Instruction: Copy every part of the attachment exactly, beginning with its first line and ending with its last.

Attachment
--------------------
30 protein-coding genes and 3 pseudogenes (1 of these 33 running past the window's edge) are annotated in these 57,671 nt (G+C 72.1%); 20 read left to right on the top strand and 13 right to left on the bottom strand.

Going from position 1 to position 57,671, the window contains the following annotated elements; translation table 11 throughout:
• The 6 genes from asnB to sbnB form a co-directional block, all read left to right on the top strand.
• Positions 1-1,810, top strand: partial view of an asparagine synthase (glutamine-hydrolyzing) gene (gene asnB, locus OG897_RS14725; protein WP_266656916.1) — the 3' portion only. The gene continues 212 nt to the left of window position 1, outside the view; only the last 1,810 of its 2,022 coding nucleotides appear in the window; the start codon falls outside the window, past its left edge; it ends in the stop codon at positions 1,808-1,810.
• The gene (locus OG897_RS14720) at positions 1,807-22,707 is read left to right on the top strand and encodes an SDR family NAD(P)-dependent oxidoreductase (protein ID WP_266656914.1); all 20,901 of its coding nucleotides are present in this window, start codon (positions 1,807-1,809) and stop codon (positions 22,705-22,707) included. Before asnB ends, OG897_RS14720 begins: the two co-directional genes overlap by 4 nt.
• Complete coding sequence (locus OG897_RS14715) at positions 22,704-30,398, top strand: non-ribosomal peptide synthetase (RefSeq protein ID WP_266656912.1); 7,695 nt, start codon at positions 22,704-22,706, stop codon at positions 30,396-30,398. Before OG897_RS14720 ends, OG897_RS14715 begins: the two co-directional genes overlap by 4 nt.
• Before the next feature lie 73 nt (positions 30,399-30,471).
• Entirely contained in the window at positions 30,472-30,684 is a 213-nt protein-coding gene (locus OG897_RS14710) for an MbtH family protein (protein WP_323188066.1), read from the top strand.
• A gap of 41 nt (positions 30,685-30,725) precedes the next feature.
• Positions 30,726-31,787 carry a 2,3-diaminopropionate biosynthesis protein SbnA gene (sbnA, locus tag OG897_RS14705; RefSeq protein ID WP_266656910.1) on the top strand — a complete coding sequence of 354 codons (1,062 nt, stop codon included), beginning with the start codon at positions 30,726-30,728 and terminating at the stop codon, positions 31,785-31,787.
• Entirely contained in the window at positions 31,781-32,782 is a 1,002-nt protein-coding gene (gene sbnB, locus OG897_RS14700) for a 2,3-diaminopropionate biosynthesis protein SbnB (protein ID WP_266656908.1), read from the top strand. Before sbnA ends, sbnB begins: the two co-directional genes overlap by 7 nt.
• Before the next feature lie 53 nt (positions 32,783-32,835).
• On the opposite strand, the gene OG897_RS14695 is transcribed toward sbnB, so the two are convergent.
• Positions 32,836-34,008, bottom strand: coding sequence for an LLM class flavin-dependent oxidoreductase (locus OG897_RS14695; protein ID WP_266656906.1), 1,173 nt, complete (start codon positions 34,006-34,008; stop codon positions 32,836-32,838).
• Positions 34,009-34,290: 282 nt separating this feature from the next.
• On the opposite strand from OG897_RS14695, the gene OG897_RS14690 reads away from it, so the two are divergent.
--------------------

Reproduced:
30 protein-coding genes and 3 pseudogenes (1 of these 33 running past the window's edge) are annotated in these 57,671 nt (G+C 72.1%); 20 read left to right on the top strand and 13 right to left on the bottom strand.

Going from position 1 to position 57,671, the window contains the following annotated elements; translation table 11 throughout:
• The 6 genes from asnB to sbnB form a co-directional block, all read left to right on the top strand.
• Positions 1-1,810, top strand: partial view of an asparagine synthase (glutamine-hydrolyzing) gene (gene asnB, locus OG897_RS14725; protein WP_266656916.1) — the 3' portion only. The gene continues 212 nt to the left of window position 1, outside the view; only the last 1,810 of its 2,022 coding nucleotides appear in the window; the start codon falls outside the window, past its left edge; it ends in the stop codon at positions 1,808-1,810.
• The gene (locus OG897_RS14720) at positions 1,807-22,707 is read left to right on the top strand and encodes an SDR family NAD(P)-dependent oxidoreductase (protein ID WP_266656914.1); all 20,901 of its coding nucleotides are present in this window, start codon (positions 1,807-1,809) and stop codon (positions 22,705-22,707) included. Before asnB ends, OG897_RS14720 begins: the two co-directional genes overlap by 4 nt.
• Complete coding sequence (locus OG897_RS14715) at positions 22,704-30,398, top strand: non-ribosomal peptide synthetase (RefSeq protein ID WP_266656912.1); 7,695 nt, start codon at positions 22,704-22,706, stop codon at positions 30,396-30,398. Before OG897_RS14720 ends, OG897_RS14715 begins: the two co-directional genes overlap by 4 nt.
• Before the next feature lie 73 nt (positions 30,399-30,471).
• Entirely contained in the window at positions 30,472-30,684 is a 213-nt protein-coding gene (locus OG897_RS14710) for an MbtH family protein (protein WP_323188066.1), read from the top strand.
• A gap of 41 nt (positions 30,685-30,725) precedes the next feature.
• Positions 30,726-31,787 carry a 2,3-diaminopropionate biosynthesis protein SbnA gene (sbnA, locus tag OG897_RS14705; RefSeq protein ID WP_266656910.1) on the top strand — a complete coding sequence of 354 codons (1,062 nt, stop codon included), beginning with the start codon at positions 30,726-30,728 and terminating at the stop codon, positions 31,785-31,787.
• Entirely contained in the window at positions 31,781-32,782 is a 1,002-nt protein-coding gene (gene sbnB, locus OG897_RS14700) for a 2,3-diaminopropionate biosynthesis protein SbnB (protein ID WP_266656908.1), read from the top strand. Before sbnA ends, sbnB begins: the two co-directional genes overlap by 7 nt.
• Before the next feature lie 53 nt (positions 32,783-32,835).
• On the opposite strand, the gene OG897_RS14695 is transcribed toward sbnB, so the two are convergent.
• Positions 32,836-34,008, bottom strand: coding sequence for an LLM class flavin-dependent oxidoreductase (locus OG897_RS14695; protein ID WP_266656906.1), 1,173 nt, complete (start codon positions 34,006-34,008; stop codon positions 32,836-32,838).
• Positions 34,009-34,290: 282 nt separating this feature from the next.
• On the opposite strand from OG897_RS14695, the gene OG897_RS14690 reads away from it, so the two are divergent.